Editor’s Note: This post is part of a series on faith. Previous post. Next post.
What does a life that is pleasing to God look like? Every Christian wrestles with that question from time to time and in various ways. Hebrews 11 not only gives an answer to the question but also paints a picture through the life of Enoch, the man of faith whose life was well-pleasing in the eyes of God.
Enoch is an enigmatic figure in the Bible, mentioned only a couple of times. Very little is said about him, and yet he strangely appears in the “hall of faith” of Hebrews 11. Though little is said about him, the portrait that is drawn of him is actually a beautiful and inspiring one. The author of Hebrews clearly has Genesis 5 in mind when he speaks of Enoch. It is there that we learn how it is that Enoch earned a place among the heroes of the faith. Enoch was not simply a man who walked by faith; he was, in particular, a man who “walked with God” (Gen. 5:24). Enoch was pleasing to God because he not only lived his life by faith in the God of heaven and earth, but he also lived his life in intimate communion with God. To understand Enoch’s life of faith and communion with God more clearly, it is helpful to look at the backdrop against which the portrait of Enoch’s life is drawn.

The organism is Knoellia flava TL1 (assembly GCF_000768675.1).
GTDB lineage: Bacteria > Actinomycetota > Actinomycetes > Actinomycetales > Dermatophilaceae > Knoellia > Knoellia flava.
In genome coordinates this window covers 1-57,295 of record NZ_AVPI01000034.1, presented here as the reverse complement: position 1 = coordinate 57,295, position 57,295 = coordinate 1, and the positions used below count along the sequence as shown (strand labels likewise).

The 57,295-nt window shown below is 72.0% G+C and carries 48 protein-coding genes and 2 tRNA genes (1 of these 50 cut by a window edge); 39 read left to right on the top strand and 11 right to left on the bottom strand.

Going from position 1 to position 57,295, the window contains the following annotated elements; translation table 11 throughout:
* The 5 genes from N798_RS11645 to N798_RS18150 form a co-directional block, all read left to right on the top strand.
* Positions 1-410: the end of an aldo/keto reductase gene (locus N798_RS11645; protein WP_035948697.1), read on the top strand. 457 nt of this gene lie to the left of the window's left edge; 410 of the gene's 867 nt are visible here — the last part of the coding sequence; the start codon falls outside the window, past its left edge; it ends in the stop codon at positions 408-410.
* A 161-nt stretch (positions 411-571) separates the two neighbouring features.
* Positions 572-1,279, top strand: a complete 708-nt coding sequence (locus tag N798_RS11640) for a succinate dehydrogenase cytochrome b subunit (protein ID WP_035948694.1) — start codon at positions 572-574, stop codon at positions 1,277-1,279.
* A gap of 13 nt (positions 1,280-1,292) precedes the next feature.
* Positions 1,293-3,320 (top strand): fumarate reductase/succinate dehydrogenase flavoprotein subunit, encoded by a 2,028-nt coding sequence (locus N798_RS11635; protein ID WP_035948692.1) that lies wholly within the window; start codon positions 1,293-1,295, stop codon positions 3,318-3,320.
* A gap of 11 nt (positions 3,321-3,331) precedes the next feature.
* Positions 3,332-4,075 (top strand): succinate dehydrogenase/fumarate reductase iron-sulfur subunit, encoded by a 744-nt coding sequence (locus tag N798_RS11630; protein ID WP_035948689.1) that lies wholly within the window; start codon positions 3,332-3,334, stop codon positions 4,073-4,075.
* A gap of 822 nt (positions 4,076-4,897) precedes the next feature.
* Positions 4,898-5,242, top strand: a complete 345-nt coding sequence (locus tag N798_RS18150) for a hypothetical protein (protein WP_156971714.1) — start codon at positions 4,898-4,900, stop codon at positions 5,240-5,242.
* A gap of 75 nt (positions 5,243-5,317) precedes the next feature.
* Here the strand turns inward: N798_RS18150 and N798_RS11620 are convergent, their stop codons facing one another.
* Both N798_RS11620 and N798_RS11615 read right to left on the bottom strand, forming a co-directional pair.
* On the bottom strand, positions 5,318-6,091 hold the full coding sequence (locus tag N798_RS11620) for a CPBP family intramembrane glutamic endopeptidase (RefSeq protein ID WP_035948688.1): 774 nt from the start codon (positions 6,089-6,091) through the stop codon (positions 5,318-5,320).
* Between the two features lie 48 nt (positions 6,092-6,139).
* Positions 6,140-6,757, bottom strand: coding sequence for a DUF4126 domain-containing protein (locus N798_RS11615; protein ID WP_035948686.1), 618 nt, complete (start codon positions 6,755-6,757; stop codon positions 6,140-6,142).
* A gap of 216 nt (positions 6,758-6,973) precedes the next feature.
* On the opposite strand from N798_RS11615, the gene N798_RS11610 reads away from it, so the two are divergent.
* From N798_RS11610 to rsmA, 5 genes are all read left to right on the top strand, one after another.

By the time we meet Enoch in Genesis 5, a lot has happened. Not only has the work of creation been completed, but generations of post-fall humanity have been born and have begun to display the realities of sin. The first sibling set in history (Cain and Abel) embody the first scene of murder and martyrdom. Adam’s family portrait is a broken one, and Eve, the mother of all living, is also the mother of the brokenhearted. By God’s grace, however, there have been almost no repetitions of Cain’s depravity, and God’s grace is manifest even in the common vocational skills with which He has endowed man. Cities are built, music is made, and most importantly, “people began to call on the name of the Lord” (4:26). There is, however, a very clear exception.
Toward the end of Genesis 4 we encounter Lamech, an obtrusive figure who cannot be missed in any study of Enoch. Lamech is the antithesis of Enoch, yet Lamech and Enoch are intended to be viewed as actors on the same stage, continuing the tension first displayed in Cain and Abel. Cain and Abel were not only the two sons of Eve, they were also the human beginning of what would develop into two opposing kingdoms—the kingdom of God and the kingdom of Satan. In Cain and Abel, the tension between the two “offspring” or “seeds” of Genesis 3:15 is perpetuated. That tension continues to unfold on the scene of history as Lamech, the seventh son of Adam in the line of Cain, proudly and boastfully exalts himself. He is a kingdom builder of the worst kind, as his singular goal is to glorify and enjoy himself. His loud, self-exalting claim to have killed a man in Genesis 4:23–24 makes this perfectly clear. He is Cain perfected, so to speak, as is seen in his vow: “If Cain’s revenge is sevenfold, then Lamech’s is seventy-sevenfold” (v. 24). Lamech, by his own proclamation, is ten times as proud, self-righteous, and murderous as Cain, and Lamech has sworn to take the law into his own hands and execute judgment as though he were God. Lamech, the seventh son of Adam, is truly in line with the seed of the serpent.